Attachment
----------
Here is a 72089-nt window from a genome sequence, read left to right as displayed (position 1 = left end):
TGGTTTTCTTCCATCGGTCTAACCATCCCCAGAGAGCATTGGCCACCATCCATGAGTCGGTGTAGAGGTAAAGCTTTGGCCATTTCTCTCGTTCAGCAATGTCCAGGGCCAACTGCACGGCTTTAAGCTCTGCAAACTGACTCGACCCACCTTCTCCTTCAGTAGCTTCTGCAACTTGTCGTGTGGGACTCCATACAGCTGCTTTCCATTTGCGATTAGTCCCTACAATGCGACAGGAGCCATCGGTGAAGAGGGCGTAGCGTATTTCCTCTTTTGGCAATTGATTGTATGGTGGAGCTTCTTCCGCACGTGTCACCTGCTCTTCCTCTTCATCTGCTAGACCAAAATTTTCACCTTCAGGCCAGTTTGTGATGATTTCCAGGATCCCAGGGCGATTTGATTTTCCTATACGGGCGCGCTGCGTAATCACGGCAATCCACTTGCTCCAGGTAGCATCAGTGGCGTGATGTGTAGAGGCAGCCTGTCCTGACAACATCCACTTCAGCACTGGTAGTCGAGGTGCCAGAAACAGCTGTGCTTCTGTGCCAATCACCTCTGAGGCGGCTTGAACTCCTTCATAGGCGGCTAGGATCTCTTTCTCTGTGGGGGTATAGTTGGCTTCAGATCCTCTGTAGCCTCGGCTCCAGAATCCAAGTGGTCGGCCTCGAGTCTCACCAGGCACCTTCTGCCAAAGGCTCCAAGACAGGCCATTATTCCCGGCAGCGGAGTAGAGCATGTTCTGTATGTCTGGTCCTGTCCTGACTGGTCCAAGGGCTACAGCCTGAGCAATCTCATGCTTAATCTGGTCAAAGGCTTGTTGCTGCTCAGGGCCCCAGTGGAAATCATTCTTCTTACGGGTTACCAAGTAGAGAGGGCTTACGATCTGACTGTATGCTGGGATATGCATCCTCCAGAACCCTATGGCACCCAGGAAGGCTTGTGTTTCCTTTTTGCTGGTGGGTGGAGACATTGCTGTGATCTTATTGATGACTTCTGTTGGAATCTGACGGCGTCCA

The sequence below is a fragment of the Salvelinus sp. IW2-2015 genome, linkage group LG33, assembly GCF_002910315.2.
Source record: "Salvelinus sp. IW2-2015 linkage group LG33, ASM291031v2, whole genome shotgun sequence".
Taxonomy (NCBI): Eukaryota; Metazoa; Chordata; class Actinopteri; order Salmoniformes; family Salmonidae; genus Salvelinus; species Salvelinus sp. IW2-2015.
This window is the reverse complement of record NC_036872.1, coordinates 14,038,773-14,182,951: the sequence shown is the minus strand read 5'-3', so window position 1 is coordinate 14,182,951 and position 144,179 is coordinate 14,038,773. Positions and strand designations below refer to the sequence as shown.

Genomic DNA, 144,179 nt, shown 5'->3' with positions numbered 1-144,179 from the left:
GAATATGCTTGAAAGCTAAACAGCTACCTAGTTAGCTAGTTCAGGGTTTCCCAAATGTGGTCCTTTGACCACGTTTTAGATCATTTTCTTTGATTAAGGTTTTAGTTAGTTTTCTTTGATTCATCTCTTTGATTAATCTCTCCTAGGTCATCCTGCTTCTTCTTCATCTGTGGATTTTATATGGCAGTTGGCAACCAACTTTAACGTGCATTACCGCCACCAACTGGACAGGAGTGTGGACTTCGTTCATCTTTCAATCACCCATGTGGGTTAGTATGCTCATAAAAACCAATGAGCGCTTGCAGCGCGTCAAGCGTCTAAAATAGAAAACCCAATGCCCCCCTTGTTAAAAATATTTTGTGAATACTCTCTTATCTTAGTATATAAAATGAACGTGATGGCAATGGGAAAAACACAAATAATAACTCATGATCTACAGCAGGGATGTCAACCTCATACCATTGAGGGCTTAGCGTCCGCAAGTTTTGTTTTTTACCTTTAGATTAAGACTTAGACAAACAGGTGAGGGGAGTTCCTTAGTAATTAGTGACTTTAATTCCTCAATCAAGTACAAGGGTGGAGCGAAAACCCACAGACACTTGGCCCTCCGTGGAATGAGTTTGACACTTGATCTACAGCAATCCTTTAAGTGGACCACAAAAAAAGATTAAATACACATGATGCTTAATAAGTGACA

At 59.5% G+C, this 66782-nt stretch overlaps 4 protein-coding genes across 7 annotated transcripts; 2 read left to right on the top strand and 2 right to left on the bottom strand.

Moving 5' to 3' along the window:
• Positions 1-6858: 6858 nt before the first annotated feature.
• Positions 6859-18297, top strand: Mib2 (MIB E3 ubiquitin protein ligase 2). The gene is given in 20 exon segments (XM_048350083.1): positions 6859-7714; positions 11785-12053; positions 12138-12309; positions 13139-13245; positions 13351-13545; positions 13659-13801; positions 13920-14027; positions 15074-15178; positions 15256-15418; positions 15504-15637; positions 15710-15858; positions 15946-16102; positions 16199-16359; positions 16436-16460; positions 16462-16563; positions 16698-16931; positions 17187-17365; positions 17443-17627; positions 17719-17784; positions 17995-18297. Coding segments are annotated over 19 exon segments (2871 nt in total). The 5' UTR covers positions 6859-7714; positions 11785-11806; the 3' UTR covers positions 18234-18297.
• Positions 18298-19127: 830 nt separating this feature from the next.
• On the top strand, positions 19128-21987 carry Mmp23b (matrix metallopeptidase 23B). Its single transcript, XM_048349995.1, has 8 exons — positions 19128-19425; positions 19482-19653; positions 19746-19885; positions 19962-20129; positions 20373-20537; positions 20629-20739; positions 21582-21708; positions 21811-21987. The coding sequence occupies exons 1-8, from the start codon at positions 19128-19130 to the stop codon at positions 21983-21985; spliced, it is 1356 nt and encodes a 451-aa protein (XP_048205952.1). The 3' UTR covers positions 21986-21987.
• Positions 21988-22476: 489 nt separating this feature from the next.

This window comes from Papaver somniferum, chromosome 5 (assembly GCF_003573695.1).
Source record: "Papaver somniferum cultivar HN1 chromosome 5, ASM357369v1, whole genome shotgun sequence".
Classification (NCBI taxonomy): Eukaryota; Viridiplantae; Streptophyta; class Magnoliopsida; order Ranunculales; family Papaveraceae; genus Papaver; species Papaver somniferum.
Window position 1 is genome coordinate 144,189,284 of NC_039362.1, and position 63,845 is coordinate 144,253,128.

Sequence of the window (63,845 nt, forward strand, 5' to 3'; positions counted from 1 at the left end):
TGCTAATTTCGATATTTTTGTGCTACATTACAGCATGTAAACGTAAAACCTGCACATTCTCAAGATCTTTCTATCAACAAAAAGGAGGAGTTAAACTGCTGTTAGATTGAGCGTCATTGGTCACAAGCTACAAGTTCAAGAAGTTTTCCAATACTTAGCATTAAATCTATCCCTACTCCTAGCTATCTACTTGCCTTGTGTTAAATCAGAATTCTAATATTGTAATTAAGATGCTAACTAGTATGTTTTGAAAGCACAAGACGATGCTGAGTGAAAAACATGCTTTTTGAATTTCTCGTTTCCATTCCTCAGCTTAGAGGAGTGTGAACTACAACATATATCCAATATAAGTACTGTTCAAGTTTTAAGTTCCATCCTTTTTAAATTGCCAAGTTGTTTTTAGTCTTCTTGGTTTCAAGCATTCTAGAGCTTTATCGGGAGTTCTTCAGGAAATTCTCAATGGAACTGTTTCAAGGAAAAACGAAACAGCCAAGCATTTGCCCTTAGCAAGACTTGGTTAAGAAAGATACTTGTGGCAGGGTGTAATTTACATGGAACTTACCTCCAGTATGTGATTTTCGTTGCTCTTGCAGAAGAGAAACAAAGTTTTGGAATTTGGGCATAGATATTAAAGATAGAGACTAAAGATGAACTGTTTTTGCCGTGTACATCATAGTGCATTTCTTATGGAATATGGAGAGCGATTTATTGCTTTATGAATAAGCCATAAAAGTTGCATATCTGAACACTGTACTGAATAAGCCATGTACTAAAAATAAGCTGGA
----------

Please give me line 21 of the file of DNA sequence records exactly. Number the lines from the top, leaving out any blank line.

TGCTAATTTCGATATTTTTGTGCTACATTACAGCATGTAAACGTAAAACCTGCACATTCTCAAGATCTTTCTATCAACAAAAAGGAGGAGTTAAACTGCTGTTAGATTGAGCGTCATTGGTCACAAGCTACAAGTTCAAGAAGTTTTCCAATACTTAGCATTAAATCTATCCCTACTCCTAGCTATCTACTTGCCTTGTGTTAAATCAGAATTCTAATATTGTAATTAAGATGCTAACTAGTATGTTTTGAAAGCACAAGACGATGCTGAGTGAAAAACATGCTTTTTGAATTTCTCGTTTCCATTCCTCAGCTTAGAGGAGTGTGAACTACAACATATATCCAATATAAGTACTGTTCAAGTTTTAAGTTCCATCCTTTTTAAATTGCCAAGTTGTTTTTAGTCTTCTTGGTTTCAAGCATTCTAGAGCTTTATCGGGAGTTCTTCAGGAAATTCTCAATGGAACTGTTTCAAGGAAAAACGAAACAGCCAAGCATTTGCCCTTAGCAAGACTTGGTTAAGAAAGATACTTGTGGCAGGGTGTAATTTACATGGAACTTACCTCCAGTATGTGATTTTCGTTGCTCTTGCAGAAGAGAAACAAAGTTTTGGAATTTGGGCATAGATATTAAAGATAGAGACTAAAGATGAACTGTTTTTGCCGTGTACATCATAGTGCATTTCTTATGGAATATGGAGAGCGATTTATTGCTTTATGAATAAGCCATAAAAGTTGCATATCTGAACACTGTACTGAATAAGCCATGTACTAAAAATAAGCTGGA